Treatment for seasonal affective disorder may include light therapy, medications and psychotherapy. If you have bipolar disorder, tell your doctor — this is critical to know when prescribing light therapy or an antidepressant. Both treatments can potentially trigger a manic episode.
In light therapy, also called phototherapy, you sit a few feet from a special light therapy box so that you're exposed to bright light. Light therapy mimics natural outdoor light and appears to cause a change in brain chemicals linked to mood.
Light therapy is one of the first line treatments for fall-onset SAD. It generally starts working in a few days to two weeks and causes few side effects. Research on light therapy is limited, but it appears to be effective for most people in relieving SAD symptoms.
Before you purchase a light therapy box, talk with your doctor about the best one for you, and familiarize yourself with the variety of features and options so that you buy a high-quality product that's safe and effective.
Some people with SAD benefit from antidepressant treatment, especially if symptoms are severe.
An extended-release version of the antidepressant bupropion (Wellbutrin XL, Aplenzin) may help prevent depressive episodes in people with a history of SAD. Other antidepressants also may commonly be used to treat SAD.
Your doctor may recommend starting treatment with an antidepressant before your symptoms typically begin each year. He or she may also recommend that you continue to take the antidepressant beyond the time your symptoms normally go away.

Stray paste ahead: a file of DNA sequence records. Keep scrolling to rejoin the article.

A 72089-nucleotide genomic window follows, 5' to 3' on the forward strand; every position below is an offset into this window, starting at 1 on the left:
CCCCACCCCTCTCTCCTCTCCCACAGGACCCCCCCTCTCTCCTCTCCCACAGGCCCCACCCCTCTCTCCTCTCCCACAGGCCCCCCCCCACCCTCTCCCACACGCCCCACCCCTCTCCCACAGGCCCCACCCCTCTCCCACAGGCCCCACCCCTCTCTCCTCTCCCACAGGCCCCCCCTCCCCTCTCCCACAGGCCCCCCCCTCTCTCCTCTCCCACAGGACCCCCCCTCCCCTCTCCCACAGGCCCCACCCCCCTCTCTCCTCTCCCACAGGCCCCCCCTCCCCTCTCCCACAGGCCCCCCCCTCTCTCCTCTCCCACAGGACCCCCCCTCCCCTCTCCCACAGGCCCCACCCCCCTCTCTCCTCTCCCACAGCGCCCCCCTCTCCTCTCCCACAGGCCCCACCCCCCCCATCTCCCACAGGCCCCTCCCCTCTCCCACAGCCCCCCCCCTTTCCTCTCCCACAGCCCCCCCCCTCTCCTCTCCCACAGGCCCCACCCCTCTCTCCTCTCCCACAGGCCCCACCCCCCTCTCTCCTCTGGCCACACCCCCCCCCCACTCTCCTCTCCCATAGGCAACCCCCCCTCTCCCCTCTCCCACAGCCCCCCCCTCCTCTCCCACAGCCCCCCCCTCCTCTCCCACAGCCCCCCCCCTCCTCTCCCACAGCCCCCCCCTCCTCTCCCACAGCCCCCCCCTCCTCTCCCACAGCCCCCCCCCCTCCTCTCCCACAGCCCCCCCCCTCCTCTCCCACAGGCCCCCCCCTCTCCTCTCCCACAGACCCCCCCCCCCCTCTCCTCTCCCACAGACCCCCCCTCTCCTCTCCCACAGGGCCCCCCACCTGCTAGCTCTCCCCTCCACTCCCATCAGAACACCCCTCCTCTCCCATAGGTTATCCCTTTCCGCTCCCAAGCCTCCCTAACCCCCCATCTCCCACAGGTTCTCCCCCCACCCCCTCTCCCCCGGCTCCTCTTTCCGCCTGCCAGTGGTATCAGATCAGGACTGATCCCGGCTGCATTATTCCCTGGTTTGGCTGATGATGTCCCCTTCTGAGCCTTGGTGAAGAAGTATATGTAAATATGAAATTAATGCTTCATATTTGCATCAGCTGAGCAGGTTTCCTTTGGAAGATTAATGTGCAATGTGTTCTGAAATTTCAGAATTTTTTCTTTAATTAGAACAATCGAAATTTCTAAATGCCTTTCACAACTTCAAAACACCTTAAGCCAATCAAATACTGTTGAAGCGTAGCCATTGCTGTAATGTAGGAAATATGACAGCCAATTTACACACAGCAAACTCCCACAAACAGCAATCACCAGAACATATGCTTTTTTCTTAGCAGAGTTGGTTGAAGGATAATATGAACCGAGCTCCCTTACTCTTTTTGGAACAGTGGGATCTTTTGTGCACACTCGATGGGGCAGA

Keep in mind that it may take several weeks to notice full benefits from an antidepressant. In addition, you may have to try different medications before you find one that works well for you and has the fewest side effects.
Psychotherapy, also called talk therapy, is another option to treat SAD. Psychotherapy can help you:
Sept. 12, 2014
- Identify and change negative thoughts and behaviors that may be making you feel worse
- Learn healthy ways to cope with SAD
- Learn how to manage stress
- Saeed SA, et al. Seasonal affective disorder. http://www.uptodate.com/home. Accessed Aug. 13, 2014.
- Specifiers for depressive disorders: With seasonal pattern. In: Diagnostic and Statistical Manual of Mental Disorders DSM-5. 5th ed. Arlington, Va.: American Psychiatric Association; 2013. http://www.psychiatryonline.org. Accessed Aug. 13, 2014.
- Seasonal affective disorder. National Alliance on Mental Illness. http://www.nami.org/Template.cfm?Section=By_Illness&Template=/ContentManagement/ContentDisplay.cfm&ContentID=23051. Accessed Aug. 13, 2014.
- Seasonal-affective disorder. American Psychiatric Association. http://www.psychiatry.org/seasonal-affective-disorder. Accessed Aug. 13, 2014.
- Varteresian T, et al. Natural products and supplements for geriatric depression and cognitive disorders: An evaluation of the research. Current Psychiatry Reports. 2014;16:456.
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- Melatonin. Natural Medicines Comprehensive Database. http://www.naturaldatabase. Accessed Aug. 13, 2014.
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- Ravindran AV, et al. Complementary and alternative therapies as add-on to pharmacotherapy for mood and anxiety disorders: A systematic review. Journal of Affective Disorders. 2013;150:707.
- Stress and relaxation techniques. NCCAM Clinical Digest. http://nccam.nih.gov/health/providers/digest/relaxation.htm. Accessed Aug. 13, 2014.
- Massage therapy for health purposes. NCCAM Clinical Digest. http://nccam.nih.gov/health/providers/digest/massage. Accessed Aug. 13, 2014.
- Kung S (expert opinion). Mayo Clinic, Rochester, Minn. Aug. 29, 2014.
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